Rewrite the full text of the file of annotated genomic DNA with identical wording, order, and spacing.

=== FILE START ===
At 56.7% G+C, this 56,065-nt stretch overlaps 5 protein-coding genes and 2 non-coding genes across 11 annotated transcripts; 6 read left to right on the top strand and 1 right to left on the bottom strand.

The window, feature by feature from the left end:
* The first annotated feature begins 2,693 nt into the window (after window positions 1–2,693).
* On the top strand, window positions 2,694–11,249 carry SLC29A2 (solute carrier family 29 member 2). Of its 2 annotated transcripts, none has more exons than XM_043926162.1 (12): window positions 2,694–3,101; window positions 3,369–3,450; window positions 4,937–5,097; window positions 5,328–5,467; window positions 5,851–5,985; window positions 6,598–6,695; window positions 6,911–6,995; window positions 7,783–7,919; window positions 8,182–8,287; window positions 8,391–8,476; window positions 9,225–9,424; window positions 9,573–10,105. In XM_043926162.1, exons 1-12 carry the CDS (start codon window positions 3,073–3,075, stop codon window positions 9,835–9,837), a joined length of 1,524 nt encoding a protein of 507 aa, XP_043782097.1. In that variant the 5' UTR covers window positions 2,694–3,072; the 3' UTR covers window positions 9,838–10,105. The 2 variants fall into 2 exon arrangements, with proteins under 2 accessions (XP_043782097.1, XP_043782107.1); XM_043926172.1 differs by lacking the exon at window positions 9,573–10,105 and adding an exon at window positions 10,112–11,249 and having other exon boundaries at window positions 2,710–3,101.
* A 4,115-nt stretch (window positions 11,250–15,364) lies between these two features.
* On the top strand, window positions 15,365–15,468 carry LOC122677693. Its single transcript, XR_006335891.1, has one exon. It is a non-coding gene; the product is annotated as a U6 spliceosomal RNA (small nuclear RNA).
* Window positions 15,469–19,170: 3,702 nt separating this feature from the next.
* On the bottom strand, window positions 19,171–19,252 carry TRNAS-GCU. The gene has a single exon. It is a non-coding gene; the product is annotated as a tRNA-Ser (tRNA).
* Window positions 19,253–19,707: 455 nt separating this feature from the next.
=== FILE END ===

At 56.7% G+C, this 56,065-nt stretch overlaps 5 protein-coding genes and 2 non-coding genes across 11 annotated transcripts; 6 read left to right on the top strand and 1 right to left on the bottom strand.

The window, feature by feature from the left end:
* The first annotated feature begins 2,693 nt into the window (after window positions 1–2,693).
* On the top strand, window positions 2,694–11,249 carry SLC29A2 (solute carrier family 29 member 2). Of its 2 annotated transcripts, none has more exons than XM_043926162.1 (12): window positions 2,694–3,101; window positions 3,369–3,450; window positions 4,937–5,097; window positions 5,328–5,467; window positions 5,851–5,985; window positions 6,598–6,695; window positions 6,911–6,995; window positions 7,783–7,919; window positions 8,182–8,287; window positions 8,391–8,476; window positions 9,225–9,424; window positions 9,573–10,105. In XM_043926162.1, exons 1-12 carry the CDS (start codon window positions 3,073–3,075, stop codon window positions 9,835–9,837), a joined length of 1,524 nt encoding a protein of 507 aa, XP_043782097.1. In that variant the 5' UTR covers window positions 2,694–3,072; the 3' UTR covers window positions 9,838–10,105. The 2 variants fall into 2 exon arrangements, with proteins under 2 accessions (XP_043782097.1, XP_043782107.1); XM_043926172.1 differs by lacking the exon at window positions 9,573–10,105 and adding an exon at window positions 10,112–11,249 and having other exon boundaries at window positions 2,710–3,101.
* A 4,115-nt stretch (window positions 11,250–15,364) lies between these two features.
* On the top strand, window positions 15,365–15,468 carry LOC122677693. Its single transcript, XR_006335891.1, has one exon. It is a non-coding gene; the product is annotated as a U6 spliceosomal RNA (small nuclear RNA).
* Window positions 15,469–19,170: 3,702 nt separating this feature from the next.
* On the bottom strand, window positions 19,171–19,252 carry TRNAS-GCU. The gene has a single exon. It is a non-coding gene; the product is annotated as a tRNA-Ser (tRNA).
* Window positions 19,253–19,707: 455 nt separating this feature from the next.